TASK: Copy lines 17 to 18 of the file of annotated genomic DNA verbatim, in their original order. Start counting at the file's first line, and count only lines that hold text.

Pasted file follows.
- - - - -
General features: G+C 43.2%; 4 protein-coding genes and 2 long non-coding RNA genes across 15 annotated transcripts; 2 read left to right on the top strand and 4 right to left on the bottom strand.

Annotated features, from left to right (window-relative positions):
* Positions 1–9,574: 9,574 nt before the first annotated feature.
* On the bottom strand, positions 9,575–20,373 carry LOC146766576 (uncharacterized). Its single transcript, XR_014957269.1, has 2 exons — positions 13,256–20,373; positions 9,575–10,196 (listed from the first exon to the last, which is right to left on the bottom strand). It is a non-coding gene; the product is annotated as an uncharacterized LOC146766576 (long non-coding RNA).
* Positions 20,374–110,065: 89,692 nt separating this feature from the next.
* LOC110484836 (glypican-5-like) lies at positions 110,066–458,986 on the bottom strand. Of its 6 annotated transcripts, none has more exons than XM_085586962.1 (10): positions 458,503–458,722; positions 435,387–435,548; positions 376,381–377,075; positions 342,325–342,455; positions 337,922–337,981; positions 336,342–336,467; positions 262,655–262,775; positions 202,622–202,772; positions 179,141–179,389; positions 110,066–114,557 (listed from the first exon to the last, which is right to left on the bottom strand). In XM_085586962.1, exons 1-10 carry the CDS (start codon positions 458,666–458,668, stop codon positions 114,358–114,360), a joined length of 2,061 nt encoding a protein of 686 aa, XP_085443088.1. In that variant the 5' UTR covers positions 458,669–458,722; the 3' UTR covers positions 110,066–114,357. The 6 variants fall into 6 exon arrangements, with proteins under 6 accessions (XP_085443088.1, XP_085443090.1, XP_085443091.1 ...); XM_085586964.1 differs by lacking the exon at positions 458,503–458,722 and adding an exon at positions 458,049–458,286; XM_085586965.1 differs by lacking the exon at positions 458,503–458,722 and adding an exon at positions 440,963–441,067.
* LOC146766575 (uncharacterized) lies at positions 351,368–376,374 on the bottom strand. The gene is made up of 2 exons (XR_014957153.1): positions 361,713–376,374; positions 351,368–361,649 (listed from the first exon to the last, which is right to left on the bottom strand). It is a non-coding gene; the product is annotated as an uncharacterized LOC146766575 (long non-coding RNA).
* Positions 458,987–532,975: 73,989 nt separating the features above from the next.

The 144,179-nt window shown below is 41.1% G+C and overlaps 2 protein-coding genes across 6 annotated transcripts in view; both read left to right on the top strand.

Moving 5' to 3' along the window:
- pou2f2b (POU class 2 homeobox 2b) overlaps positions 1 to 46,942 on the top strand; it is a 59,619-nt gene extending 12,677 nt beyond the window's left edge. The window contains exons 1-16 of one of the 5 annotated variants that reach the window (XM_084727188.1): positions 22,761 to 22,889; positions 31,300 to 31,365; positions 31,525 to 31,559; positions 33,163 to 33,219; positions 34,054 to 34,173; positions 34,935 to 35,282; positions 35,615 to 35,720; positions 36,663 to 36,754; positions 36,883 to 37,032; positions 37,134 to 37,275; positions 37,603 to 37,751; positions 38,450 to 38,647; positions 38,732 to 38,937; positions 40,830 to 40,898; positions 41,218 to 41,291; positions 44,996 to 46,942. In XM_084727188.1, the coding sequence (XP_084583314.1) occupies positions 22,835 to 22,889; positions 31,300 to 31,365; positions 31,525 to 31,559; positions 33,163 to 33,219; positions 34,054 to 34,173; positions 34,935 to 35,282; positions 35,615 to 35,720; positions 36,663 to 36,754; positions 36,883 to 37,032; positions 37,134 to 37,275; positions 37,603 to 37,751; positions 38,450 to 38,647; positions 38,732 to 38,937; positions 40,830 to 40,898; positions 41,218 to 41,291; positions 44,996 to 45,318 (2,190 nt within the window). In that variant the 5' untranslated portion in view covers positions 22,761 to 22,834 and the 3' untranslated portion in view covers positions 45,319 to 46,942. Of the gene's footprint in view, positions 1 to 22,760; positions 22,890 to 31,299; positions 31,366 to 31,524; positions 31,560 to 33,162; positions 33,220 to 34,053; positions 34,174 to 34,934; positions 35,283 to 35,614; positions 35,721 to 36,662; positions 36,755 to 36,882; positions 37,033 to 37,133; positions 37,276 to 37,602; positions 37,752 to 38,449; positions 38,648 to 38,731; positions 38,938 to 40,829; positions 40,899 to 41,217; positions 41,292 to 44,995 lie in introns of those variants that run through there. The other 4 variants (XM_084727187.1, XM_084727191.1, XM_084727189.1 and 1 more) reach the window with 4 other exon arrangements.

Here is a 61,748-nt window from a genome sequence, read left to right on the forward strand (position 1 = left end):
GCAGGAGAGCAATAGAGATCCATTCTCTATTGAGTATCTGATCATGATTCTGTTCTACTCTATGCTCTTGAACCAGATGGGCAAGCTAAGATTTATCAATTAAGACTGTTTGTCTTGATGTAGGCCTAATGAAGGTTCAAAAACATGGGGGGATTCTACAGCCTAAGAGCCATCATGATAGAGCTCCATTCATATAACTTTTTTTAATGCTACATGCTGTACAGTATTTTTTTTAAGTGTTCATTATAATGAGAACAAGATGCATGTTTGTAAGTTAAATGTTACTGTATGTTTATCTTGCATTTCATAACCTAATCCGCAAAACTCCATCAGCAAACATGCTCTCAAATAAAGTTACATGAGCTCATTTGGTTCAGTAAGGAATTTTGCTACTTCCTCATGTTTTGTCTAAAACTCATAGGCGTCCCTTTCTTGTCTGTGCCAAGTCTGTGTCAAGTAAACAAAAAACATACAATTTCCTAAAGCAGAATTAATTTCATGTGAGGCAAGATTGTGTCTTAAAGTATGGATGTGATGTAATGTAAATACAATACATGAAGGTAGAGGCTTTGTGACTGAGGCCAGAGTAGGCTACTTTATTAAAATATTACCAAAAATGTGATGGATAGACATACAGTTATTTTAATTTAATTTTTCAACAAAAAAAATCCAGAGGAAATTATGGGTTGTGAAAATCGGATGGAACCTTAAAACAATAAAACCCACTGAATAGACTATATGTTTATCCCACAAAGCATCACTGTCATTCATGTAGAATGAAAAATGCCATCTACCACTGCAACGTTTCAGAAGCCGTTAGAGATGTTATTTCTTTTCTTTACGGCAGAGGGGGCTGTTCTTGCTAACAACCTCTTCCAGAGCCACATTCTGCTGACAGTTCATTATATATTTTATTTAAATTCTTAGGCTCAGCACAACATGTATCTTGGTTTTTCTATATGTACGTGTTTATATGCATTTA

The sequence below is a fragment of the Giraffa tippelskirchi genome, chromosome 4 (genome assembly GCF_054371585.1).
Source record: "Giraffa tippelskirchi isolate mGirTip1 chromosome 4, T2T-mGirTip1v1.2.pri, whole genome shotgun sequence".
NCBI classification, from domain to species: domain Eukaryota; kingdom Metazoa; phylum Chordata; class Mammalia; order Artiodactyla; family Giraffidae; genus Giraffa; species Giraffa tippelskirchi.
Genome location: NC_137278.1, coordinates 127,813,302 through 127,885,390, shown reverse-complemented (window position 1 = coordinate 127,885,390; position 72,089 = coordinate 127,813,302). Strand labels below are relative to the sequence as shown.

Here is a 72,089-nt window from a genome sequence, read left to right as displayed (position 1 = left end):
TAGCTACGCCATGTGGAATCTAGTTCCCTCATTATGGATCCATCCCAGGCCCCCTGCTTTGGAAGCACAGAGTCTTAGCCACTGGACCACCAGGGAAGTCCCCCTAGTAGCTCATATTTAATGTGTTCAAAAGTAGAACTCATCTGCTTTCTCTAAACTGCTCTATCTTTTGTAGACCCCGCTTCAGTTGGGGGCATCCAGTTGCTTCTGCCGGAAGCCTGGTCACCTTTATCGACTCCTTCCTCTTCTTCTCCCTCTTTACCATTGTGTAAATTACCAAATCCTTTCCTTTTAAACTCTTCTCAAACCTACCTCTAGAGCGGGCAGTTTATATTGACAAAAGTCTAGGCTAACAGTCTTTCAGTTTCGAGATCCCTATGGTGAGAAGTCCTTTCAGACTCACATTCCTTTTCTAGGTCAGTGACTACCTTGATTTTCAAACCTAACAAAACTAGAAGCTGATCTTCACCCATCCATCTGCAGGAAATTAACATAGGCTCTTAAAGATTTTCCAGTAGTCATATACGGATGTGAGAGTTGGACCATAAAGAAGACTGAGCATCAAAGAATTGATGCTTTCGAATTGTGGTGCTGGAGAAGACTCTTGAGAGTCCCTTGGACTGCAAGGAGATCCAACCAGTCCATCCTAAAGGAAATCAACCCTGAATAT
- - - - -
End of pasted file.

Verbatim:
Genome location: NC_137278.1, coordinates 127,813,302 through 127,885,390, shown reverse-complemented (window position 1 = coordinate 127,885,390; position 72,089 = coordinate 127,813,302). Strand labels below are relative to the sequence as shown.

Here is a 72,089-nt window from a genome sequence, read left to right as displayed (position 1 = left end):